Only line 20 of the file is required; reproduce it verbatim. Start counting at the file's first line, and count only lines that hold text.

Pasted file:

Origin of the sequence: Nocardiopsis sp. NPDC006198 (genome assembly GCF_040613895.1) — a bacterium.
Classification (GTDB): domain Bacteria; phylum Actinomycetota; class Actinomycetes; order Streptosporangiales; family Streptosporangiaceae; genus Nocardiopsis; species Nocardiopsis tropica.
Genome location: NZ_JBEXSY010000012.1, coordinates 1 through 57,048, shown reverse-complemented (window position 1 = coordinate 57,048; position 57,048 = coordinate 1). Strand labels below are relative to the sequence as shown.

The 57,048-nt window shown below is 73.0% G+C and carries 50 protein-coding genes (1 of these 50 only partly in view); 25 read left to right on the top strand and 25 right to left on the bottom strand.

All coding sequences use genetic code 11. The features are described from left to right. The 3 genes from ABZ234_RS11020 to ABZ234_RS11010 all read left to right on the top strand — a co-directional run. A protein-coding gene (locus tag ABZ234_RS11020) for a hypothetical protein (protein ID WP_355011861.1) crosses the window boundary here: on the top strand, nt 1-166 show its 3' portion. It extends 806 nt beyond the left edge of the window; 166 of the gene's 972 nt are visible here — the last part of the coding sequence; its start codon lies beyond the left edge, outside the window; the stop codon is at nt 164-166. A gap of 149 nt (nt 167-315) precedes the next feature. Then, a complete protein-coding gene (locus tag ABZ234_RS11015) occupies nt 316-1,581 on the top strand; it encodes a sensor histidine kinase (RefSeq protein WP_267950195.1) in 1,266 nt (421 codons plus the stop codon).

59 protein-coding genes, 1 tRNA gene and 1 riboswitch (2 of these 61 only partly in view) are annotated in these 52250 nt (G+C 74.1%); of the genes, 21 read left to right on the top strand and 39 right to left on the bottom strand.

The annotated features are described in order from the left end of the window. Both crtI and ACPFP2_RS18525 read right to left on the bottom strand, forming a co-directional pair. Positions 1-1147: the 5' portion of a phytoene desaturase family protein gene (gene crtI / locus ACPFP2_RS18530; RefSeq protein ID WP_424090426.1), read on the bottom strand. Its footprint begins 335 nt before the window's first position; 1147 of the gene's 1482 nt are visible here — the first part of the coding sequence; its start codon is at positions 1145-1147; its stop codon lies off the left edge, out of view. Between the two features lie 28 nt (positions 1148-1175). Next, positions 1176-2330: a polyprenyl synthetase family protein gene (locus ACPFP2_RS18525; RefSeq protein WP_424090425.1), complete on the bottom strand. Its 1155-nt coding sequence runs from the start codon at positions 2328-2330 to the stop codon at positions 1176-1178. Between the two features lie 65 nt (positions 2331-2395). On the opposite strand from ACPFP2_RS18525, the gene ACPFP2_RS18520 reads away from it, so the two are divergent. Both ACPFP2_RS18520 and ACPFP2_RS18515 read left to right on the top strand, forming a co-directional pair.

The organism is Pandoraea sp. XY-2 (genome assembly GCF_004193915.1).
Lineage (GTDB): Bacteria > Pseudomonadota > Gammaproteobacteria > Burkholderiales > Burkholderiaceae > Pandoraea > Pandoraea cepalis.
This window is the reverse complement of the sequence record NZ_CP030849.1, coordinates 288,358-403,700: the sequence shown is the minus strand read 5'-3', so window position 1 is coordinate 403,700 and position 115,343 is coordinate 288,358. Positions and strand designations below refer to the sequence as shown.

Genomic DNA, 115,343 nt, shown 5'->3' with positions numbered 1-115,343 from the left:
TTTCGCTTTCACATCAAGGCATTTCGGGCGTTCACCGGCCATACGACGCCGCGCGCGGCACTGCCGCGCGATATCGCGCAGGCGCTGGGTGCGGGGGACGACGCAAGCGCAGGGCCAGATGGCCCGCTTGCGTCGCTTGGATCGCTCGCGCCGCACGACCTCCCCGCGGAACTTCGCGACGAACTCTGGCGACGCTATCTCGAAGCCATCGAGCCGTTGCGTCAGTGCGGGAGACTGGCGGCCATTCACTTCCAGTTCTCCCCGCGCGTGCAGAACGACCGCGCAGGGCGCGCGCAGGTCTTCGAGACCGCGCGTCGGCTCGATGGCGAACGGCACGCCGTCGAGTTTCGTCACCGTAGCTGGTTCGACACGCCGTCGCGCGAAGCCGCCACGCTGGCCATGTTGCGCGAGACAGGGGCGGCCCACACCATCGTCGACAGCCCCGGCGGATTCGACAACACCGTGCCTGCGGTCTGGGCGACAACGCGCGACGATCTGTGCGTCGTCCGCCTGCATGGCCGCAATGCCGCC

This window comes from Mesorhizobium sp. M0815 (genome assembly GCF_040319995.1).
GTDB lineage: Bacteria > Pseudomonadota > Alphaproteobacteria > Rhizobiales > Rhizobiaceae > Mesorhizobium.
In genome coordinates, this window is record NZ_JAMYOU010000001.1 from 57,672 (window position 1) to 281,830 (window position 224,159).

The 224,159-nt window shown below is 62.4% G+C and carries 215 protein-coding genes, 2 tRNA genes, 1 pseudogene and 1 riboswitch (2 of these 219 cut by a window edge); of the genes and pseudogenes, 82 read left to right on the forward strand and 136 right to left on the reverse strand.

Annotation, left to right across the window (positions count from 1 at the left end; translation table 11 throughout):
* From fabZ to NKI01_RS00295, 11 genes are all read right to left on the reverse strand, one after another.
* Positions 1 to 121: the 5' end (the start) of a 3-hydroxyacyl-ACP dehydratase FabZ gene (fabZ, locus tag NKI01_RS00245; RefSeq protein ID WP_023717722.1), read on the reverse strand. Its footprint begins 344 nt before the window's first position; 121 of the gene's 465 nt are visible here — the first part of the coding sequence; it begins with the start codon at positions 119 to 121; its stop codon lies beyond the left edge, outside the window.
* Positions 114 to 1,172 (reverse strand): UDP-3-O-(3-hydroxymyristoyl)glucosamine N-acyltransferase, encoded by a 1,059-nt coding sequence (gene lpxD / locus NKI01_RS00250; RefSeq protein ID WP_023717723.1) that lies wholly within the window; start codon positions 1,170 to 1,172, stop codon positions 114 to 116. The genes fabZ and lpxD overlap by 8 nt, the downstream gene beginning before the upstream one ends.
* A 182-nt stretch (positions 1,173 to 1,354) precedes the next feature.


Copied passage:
* Positions 114 to 1,172 (reverse strand): UDP-3-O-(3-hydroxymyristoyl)glucosamine N-acyltransferase, encoded by a 1,059-nt coding sequence (gene lpxD / locus NKI01_RS00250; RefSeq protein ID WP_023717723.1) that lies wholly within the window; start codon positions 1,170 to 1,172, stop codon positions 114 to 116. The genes fabZ and lpxD overlap by 8 nt, the downstream gene beginning before the upstream one ends.